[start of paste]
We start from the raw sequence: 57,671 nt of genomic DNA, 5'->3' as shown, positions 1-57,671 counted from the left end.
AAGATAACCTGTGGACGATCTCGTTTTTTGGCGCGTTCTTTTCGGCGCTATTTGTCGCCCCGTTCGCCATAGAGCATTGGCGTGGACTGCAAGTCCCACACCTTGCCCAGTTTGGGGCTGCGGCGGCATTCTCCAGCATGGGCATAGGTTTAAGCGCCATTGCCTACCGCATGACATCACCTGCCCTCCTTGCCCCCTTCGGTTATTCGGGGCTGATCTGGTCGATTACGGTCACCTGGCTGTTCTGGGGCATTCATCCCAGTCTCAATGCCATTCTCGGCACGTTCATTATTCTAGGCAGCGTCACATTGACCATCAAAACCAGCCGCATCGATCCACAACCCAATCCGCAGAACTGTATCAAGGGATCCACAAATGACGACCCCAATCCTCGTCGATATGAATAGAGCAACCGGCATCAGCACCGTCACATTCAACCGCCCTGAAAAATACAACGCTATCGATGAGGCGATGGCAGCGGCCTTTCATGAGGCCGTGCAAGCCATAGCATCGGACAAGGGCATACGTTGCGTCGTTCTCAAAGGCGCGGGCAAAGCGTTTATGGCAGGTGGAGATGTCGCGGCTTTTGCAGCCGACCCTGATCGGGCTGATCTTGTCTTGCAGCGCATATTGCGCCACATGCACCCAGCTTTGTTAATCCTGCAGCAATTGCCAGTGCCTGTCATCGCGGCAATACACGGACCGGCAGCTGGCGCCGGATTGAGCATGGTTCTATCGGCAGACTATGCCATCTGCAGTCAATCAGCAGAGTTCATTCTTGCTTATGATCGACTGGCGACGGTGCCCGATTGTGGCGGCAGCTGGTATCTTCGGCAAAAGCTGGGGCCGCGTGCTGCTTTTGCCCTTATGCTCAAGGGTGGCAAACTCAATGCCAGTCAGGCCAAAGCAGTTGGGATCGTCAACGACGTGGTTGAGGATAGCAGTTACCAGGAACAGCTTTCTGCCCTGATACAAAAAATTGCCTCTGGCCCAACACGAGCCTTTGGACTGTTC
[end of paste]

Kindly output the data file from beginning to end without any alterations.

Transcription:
We start from the raw sequence: 57,671 nt of genomic DNA, 5'->3' as shown, positions 1-57,671 counted from the left end.
AAGATAACCTGTGGACGATCTCGTTTTTTGGCGCGTTCTTTTCGGCGCTATTTGTCGCCCCGTTCGCCATAGAGCATTGGCGTGGACTGCAAGTCCCACACCTTGCCCAGTTTGGGGCTGCGGCGGCATTCTCCAGCATGGGCATAGGTTTAAGCGCCATTGCCTACCGCATGACATCACCTGCCCTCCTTGCCCCCTTCGGTTATTCGGGGCTGATCTGGTCGATTACGGTCACCTGGCTGTTCTGGGGCATTCATCCCAGTCTCAATGCCATTCTCGGCACGTTCATTATTCTAGGCAGCGTCACATTGACCATCAAAACCAGCCGCATCGATCCACAACCCAATCCGCAGAACTGTATCAAGGGATCCACAAATGACGACCCCAATCCTCGTCGATATGAATAGAGCAACCGGCATCAGCACCGTCACATTCAACCGCCCTGAAAAATACAACGCTATCGATGAGGCGATGGCAGCGGCCTTTCATGAGGCCGTGCAAGCCATAGCATCGGACAAGGGCATACGTTGCGTCGTTCTCAAAGGCGCGGGCAAAGCGTTTATGGCAGGTGGAGATGTCGCGGCTTTTGCAGCCGACCCTGATCGGGCTGATCTTGTCTTGCAGCGCATATTGCGCCACATGCACCCAGCTTTGTTAATCCTGCAGCAATTGCCAGTGCCTGTCATCGCGGCAATACACGGACCGGCAGCTGGCGCCGGATTGAGCATGGTTCTATCGGCAGACTATGCCATCTGCAGTCAATCAGCAGAGTTCATTCTTGCTTATGATCGACTGGCGACGGTGCCCGATTGTGGCGGCAGCTGGTATCTTCGGCAAAAGCTGGGGCCGCGTGCTGCTTTTGCCCTTATGCTCAAGGGTGGCAAACTCAATGCCAGTCAGGCCAAAGCAGTTGGGATCGTCAACGACGTGGTTGAGGATAGCAGTTACCAGGAACAGCTTTCTGCCCTGATACAAAAAATTGCCTCTGGCCCAACACGAGCCTTTGGACTGTTC